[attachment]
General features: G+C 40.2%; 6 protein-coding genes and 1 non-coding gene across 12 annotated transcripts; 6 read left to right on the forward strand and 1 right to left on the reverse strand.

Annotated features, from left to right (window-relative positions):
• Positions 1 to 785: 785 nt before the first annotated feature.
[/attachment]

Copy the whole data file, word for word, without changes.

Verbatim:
General features: G+C 40.2%; 6 protein-coding genes and 1 non-coding gene across 12 annotated transcripts; 6 read left to right on the forward strand and 1 right to left on the reverse strand.

Annotated features, from left to right (window-relative positions):
• Positions 1 to 785: 785 nt before the first annotated feature.